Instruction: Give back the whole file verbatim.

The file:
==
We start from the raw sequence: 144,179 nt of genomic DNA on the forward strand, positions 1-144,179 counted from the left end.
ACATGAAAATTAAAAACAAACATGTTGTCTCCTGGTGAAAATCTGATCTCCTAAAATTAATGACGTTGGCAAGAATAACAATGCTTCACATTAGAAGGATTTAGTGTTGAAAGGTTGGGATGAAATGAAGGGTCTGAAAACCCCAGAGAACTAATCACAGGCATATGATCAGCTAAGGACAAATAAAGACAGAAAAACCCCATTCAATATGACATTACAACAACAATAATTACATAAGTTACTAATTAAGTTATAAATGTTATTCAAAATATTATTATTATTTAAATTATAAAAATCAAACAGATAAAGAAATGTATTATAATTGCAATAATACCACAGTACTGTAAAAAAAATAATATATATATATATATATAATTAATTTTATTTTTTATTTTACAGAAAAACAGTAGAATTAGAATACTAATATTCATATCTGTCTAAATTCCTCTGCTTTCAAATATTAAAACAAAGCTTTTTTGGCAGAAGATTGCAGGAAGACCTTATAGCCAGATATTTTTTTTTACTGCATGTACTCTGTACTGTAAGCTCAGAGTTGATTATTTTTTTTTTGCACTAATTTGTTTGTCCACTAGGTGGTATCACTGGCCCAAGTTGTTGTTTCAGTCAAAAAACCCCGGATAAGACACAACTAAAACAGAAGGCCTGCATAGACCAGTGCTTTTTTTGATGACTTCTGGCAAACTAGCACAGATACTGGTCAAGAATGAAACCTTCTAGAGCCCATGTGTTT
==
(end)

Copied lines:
We start from the raw sequence: 144,179 nt of genomic DNA on the forward strand, positions 1-144,179 counted from the left end.
ACATGAAAATTAAAAACAAACATGTTGTCTCCTGGTGAAAATCTGATCTCCTAAAATTAATGACGTTGGCAAGAATAACAATGCTTCACATTAGAAGGATTTAGTGTTGAAAGGTTGGGATGAAATGAAGGGTCTGAAAACCCCAGAGAACTAATCACAGGCATATGATCAGCTAAGGACAAATAAAGACAGAAAAACCCCATTCAATATGACATTACAACAACAATAATTACATAAGTTACTAATTAAGTTATAAATGTTATTCAAAATATTATTATTATTTAAATTATAAAAATCAAACAGATAAAGAAATGTATTATAATTGCAATAATACCACAGTACTGTAAAAAAAATAATATATATATATATATATAATTAATTTTATTTTTTATTTTACAGAAAAACAGTAGAATTAGAATACTAATATTCATATCTGTCTAAATTCCTCTGCTTTCAAATATTAAAACAAAGCTTTTTTGGCAGAAGATTGCAGGAAGACCTTATAGCCAGATATTTTTTTTTACTGCATGTACTCTGTACTGTAAGCTCAGAGTTGATTATTTTTTTTTTGCACTAATTTGTTTGTCCACTAGGTGGTATCACTGGCCCAAGTTGTTGTTTCAGTCAAAAAACCCCGGATAAGACACAACTAAAACAGAAGGCCTGCATAGACCAGTGCTTTTTTTGATGACTTCTGGCAAACTAGCACAGATACTGGTCAAGAATGAAACCTTCTAGAGCCCATGTGTTT